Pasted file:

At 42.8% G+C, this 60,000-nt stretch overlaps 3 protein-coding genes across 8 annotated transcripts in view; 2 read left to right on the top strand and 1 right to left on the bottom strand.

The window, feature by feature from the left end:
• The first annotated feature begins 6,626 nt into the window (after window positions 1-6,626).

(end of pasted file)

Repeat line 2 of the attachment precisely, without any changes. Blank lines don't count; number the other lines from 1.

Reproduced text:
The window, feature by feature from the left end: